• Low progesterone
  • Perimenopause


Let’s explore these further…


Poor Estrogen Metabolism

Estrogen is produced in the adrenal glands and fat tissue, as well as the ovaries in women and the testes in men. In women and people who menstruate, there are three different types of estrogen:

  • Estrone (E1): Is considered to be a weak estrogen. It is produced mostly in body fat, but also in the placenta and ovaries.
  • Estradiol (E2): This is the most potent and active of the estrogens. It is made in the ovaries, and in lesser amounts from DHEA/testosterone. It binds very strongly to estrogen receptors, and is the main estrogen involved in the menstrual cycle.
  • Estriol (E3): Estradiol can be converted to estriol, predominantly in the liver. Estriol is a weak estrogen. It is the main estrogen of pregnancy, and is secreted by the placenta.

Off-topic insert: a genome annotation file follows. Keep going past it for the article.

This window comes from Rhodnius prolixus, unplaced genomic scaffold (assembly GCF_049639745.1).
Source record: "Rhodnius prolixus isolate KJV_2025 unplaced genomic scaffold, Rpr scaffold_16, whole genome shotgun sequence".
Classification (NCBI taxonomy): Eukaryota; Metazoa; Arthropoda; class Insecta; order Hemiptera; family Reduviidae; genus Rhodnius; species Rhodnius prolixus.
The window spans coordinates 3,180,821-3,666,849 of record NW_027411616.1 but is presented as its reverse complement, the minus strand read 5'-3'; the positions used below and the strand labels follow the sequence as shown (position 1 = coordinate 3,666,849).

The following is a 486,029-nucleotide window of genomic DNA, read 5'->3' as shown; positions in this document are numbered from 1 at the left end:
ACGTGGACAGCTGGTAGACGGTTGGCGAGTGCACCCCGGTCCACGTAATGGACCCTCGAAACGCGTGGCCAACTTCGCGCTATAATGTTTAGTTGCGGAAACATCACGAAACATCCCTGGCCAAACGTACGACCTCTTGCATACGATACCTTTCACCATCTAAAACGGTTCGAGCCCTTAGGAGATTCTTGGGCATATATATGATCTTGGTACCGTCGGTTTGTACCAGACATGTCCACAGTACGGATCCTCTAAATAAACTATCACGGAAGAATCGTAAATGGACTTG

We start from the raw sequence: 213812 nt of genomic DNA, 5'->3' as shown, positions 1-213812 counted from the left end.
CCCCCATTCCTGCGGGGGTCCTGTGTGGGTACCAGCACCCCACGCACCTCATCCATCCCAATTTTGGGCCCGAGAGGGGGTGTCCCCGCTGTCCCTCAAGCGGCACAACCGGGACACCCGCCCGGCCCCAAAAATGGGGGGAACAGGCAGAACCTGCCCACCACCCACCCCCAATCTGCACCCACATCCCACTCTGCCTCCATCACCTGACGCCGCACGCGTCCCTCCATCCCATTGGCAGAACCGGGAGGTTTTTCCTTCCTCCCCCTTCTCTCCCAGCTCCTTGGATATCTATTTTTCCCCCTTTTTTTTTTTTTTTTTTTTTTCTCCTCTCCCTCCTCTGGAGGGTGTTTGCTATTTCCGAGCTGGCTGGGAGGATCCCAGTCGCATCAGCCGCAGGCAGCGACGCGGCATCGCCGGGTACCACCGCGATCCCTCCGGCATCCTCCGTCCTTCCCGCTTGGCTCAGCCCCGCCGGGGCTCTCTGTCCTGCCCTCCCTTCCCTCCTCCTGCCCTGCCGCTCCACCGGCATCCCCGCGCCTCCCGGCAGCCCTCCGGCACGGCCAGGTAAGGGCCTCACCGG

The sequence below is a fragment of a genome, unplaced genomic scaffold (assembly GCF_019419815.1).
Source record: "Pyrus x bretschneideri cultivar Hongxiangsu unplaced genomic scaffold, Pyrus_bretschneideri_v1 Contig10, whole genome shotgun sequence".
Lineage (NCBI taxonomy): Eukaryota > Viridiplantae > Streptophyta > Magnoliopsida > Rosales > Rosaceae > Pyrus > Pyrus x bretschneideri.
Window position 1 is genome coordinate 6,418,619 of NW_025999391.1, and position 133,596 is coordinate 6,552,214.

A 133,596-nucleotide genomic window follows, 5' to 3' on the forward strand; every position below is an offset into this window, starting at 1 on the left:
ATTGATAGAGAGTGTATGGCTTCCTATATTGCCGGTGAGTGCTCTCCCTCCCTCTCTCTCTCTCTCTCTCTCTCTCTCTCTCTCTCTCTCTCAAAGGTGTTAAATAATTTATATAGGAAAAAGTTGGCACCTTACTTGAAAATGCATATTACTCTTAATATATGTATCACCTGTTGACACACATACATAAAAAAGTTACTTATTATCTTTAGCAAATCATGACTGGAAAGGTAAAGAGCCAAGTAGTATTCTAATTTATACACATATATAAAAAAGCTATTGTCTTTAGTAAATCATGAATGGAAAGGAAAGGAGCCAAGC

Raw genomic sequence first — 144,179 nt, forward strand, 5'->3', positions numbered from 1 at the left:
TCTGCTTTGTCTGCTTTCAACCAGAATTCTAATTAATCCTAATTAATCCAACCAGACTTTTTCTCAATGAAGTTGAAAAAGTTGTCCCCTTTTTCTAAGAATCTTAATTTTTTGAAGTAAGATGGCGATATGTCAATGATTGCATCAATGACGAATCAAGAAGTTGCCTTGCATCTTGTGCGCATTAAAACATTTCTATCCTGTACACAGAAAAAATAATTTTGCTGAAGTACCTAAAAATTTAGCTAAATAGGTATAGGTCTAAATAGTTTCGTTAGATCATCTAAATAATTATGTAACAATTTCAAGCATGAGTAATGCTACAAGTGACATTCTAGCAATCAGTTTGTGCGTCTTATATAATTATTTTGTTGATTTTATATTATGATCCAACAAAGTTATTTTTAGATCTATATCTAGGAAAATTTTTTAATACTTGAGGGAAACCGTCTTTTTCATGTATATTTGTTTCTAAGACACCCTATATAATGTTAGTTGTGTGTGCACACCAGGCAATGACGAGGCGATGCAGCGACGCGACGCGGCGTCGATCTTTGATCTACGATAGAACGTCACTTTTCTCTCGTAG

Our total estrogen exposure is not only determined by the production of the aforementioned estrogens, but also by the breakdown into their different metabolites. 

Estrogen is metabolized in the liver through three pathways into 2-hydroxyl, 4-hydroxyl and 16-hydroxyl estrogen. This is known as phase I of estrogen metabolism.

The 2-hydroxyl metabolite pathway is considered the best, as it creates a weak metabolite that has the lowest risk for cancer. The other two pathways, the 4-hydroxyl and 16-hydroxyl metabolite pathway, produce more potent estrogenic metabolites and are associated with a higher risk of breast cancer. 1, 2

When your body is diverting more of the estrogen down the 4-hydroxyl and 16- hydroxyl pathway, this can cause symptoms consistent with estrogen dominance: heavy menses, PMS and irritability.